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also he was just also consume all sort of information. there was one there was no one style or genre. he read a little bit of fiction. this is the library of congress. it houses the air force rotc program and the prelim -- political science department. okay. now change courses a little bit. douglass, as i mentioned earlier, when he writes 1845 autobiography. he puts the life on the line.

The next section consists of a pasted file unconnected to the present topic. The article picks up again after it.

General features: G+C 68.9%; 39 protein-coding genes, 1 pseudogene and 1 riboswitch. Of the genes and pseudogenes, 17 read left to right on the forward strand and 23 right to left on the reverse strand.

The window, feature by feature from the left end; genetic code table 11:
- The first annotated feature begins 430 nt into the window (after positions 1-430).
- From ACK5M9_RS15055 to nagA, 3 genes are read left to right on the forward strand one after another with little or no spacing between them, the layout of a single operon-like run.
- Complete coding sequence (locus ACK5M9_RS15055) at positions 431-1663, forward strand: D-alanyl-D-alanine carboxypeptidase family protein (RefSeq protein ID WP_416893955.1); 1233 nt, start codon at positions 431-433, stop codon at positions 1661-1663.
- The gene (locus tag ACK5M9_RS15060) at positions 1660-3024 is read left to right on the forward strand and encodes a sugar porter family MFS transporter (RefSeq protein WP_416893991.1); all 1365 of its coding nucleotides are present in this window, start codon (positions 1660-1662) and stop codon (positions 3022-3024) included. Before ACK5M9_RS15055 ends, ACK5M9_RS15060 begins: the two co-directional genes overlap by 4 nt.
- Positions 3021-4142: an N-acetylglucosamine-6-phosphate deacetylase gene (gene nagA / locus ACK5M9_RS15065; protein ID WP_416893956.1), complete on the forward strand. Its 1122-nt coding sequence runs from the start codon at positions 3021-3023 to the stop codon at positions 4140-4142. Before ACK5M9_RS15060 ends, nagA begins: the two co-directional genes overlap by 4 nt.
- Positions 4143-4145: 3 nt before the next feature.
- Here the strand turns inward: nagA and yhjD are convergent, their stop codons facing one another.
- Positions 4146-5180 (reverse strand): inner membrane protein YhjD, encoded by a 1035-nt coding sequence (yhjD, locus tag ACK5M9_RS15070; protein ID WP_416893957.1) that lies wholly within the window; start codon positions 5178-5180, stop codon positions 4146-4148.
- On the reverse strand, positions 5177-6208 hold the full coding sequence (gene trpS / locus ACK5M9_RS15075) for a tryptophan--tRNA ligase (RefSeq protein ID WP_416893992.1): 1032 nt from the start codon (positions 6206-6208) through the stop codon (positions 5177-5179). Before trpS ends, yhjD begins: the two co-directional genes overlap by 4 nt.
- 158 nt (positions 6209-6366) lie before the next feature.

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he tells the story for the world to hear. when he's in england, his freedom is negotiated and purchased. he returns to america. he's a free man. douglass was friends with john browne. many people i'm sure here know. he said john brown will die for the slave. i will live for him. douglass kind of counseled or advised brown. i don't think your plan is going work, my friend. brown wanted douglass to come along. when brown's harpers fail. he's implicated. he has to get out of town. marbles -- marshalls went to his foot. douglass also his home in rod chester was a stop on the underground railroad before folks would go to canada. douglass really was -- i don't mean it in the way people take now. he was an outlaw. he was familiar with that side